Hospice
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Hospice. A philosophy of care to assist those in the end stage of life Model of care originated in England First hospice in United States was in New Haven, Conn., 1976 Fast Growth -- currently over 3500 hospice programs in United States. Model of Care.

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Hospice

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Hospice

Hospice

  • A philosophy of care to assist those in the end stage of life

  • Model of care originated in England

  • First hospice in United States was in New Haven, Conn., 1976

  • Fast Growth -- currently over 3500 hospice programs in United States


Model of care

Model of Care

  • Program designed for those who want no further curative measures of treatment

  • Comfort care aimed at increasing quality of life

  • Physical, Psychological, Social, and Spiritual Care is provided

  • Strong emphasis on symptom relief –especially pain

  • Patient and family form a unique, individualized plan of care


Hospice benefits

Hospice Benefits

Hospice Team

Additional Services


Hospice team

Hospice Team

Patient and Family are considered the unit of care.

Working closely with:

  • Physician-directed team

  • Nurse

  • Social Worker

  • Physical, Occupation, & Speech Therapist

  • Dietician

  • Home Health Aide

  • Chaplain

  • Volunteer

  • Bereavement Counselor


Additional services

Additional Services

  • Durable medical equipment

  • Medical supplies

  • Drugs or biologicals related to the terminal illness or needed for comfort

  • Laboratory service


Program goals

Program Goals

  • Emphasize living

  • Promote quality of life

  • Encourage honesty and hope

  • Rapid resolution of symptoms

  • Preparation of patient and family for death

  • Continued support for family after death of loved one


Criteria for admission to medicare medicaid hospice

Criteria for Admission to Medicare/Medicaid Hospice

•Medicare/Medicaid eligibility guidelines available to help with determination of terminal prognosis

•Physician certifies terminal diagnosis with 6-month prognosis if disease follows usual course

•Primary caregiver is available

•Patient and family choose the hospice philosophy goal of comfort care rather than curative treatment


Medicare medicaid regulations

Medicare/ Medicaid Regulations

  • The hospice program must maintain professional management responsibility of the hospice patient’s care at all times and in all settings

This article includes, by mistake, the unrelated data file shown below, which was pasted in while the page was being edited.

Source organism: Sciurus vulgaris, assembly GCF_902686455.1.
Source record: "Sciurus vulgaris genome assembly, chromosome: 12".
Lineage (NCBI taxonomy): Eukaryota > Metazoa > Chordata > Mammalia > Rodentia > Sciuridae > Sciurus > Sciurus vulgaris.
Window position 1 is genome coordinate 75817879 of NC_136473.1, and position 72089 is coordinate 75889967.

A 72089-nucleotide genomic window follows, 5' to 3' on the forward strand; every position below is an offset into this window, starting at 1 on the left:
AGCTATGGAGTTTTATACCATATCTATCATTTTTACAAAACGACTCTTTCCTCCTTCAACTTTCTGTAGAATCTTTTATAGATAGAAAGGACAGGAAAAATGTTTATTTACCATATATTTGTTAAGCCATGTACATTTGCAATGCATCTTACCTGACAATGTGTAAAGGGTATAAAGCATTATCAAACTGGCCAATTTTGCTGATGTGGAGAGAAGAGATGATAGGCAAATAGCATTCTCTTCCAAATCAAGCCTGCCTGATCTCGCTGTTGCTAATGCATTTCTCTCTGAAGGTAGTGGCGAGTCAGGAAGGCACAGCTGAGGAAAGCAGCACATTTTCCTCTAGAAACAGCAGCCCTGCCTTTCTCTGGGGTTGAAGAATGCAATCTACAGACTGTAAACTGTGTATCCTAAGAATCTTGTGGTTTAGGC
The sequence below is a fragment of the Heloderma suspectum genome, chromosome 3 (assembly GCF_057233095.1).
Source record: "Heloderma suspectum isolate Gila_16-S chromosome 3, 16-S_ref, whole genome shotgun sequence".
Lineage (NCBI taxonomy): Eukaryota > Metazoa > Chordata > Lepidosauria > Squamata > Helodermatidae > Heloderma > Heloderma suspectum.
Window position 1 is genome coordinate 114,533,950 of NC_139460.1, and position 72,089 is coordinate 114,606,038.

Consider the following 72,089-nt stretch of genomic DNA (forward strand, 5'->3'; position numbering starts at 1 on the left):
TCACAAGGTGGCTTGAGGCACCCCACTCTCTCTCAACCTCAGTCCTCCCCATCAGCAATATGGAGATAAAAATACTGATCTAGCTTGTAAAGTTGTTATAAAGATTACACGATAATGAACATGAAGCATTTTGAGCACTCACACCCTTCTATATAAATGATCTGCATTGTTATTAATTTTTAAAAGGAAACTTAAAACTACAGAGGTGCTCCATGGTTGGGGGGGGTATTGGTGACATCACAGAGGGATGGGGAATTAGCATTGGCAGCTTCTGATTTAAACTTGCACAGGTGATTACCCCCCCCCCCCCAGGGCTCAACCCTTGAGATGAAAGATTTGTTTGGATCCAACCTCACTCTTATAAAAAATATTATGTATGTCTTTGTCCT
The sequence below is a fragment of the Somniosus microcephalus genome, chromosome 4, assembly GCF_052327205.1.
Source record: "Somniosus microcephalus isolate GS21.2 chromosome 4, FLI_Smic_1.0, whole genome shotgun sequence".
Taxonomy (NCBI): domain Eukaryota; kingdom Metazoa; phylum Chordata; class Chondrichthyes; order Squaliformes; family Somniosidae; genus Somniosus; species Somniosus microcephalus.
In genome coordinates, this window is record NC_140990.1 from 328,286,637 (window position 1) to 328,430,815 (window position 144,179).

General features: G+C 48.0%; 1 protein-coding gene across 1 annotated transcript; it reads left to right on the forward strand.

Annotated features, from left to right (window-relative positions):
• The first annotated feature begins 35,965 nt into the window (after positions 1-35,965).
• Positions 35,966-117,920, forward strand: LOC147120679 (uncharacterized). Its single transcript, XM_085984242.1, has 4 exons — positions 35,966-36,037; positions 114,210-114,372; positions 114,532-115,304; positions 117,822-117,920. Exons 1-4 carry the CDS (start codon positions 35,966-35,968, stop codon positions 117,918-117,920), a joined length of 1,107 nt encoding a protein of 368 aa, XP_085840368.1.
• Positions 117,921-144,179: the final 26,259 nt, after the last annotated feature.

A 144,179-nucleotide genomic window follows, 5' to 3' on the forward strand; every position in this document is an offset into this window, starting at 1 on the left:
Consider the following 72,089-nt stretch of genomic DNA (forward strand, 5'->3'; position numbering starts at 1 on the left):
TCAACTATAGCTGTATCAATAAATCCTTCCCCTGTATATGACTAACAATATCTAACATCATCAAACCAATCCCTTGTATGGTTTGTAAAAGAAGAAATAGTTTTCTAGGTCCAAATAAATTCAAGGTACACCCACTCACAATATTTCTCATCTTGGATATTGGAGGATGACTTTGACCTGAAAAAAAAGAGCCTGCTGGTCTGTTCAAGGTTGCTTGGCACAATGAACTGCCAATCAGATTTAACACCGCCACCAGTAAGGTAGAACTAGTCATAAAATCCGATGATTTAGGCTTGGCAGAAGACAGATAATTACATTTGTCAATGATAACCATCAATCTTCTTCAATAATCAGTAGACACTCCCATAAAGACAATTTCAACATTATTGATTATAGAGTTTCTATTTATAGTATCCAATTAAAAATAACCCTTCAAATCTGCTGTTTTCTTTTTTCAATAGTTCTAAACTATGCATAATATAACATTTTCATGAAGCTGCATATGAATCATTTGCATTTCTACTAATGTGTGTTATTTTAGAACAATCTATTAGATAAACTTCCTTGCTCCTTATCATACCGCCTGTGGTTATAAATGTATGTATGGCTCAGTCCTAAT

• Hospice is responsible for coordinating all care

  • All care must be authorized in advance by the hospice

  • In addition to the professional management responsibilities, the hospice program bears the financial responsibility


Private insurance

Private Insurance

  • Every insurance is different

  • Some offer inpatient and respite services

  • Some offer room and board at facilities

  • Some cover medications

  • Some allow hospitalization

  • This is evaluated with every admission to hospice


Common hospice diagnoses

Common Hospice Diagnoses

  • Cancer

  • End-stage Heart Disease

  • End-Stage Lung Disease

  • End-Stage Renal Disease

  • End-Stage Liver Disease

  • Stroke/coma

  • HIV

  • Neurological Disease –Parkinsons, Alzheimers

  • General Decline in Health Status


Benefits of medicare hospice

Benefits of Medicare Hospice

  • Team approach to care

  • Cost for home hospice covered by Medicare 100%

  • Medications, supplies, and equipment related to the terminal disease covered 100%

  • Acute care in facility setting for symptoms that are unable to be controlled in the home, collapse of support system or imminent death

  • Respite benefit for caregivers

  • Ongoing support to bereaved family


Levels of care

Levels of Care

  • Routine Home Care

  • General Inpatient Care

    • 24 Hour Nurse for Short-term Stay

  • Respite Care for Caregiver Stress

  • Continuous Care

    • Expanded Level of Skilled Nursing


Routine home care

Routine Home Care

  • Most common level of care

  • Can be provided in home, residential setting or nursing home

  • Includes care from team members on regularly scheduled visits


General inpatient

General Inpatient

  • Higher level of care

  • Provided in a facility for symptom management

  • Hospice continues to manage the plan of care

  • General Inpatient guidelines are very specific

  • Any symptom that cannot be controlled in the home setting

  • Symptoms: pain, nausea/vomiting, or caregiver breakdown

  • Each case is unique and needs to be addressed and determined by the hospice team


Respite care

Respite Care

  • This level of care is reserved for caregiver relief

  • Medicare/Medicaid will pay for up to 5 consecutive days of inpatient respite care per month

  • Short-termed inpatient care designed to give a rest from handling the care of the patient


Continuous care

Continuous Care

  • Expanded level of skilled care in patient’s home to manage a crisis

    • For Example: Terminal Restlessness

      Pain Crisis

  • Nursing care must equal more than total of 50% of total hours necessary to prevent hospitalization

  • Minimum of 8 hours in a 24 hour period


Where hospice care occurs

Where Hospice Care Occurs

Any place a patient is living

  • In their own home

  • In the home of a relative

  • In a skilled nursing facility

  • In a hospice home or other assisted living facility

  • In shelters for the homeless

  • In the penal system for incarcerated individuals


Contact information

Contact Information

Nebraska Hospice and Palliative Care Partnership4720 Randolph St., Bethel BldgLincoln, NE [email protected]


Contact information for other disciplines

Contact Information for Other Disciplines

www.hpna.org


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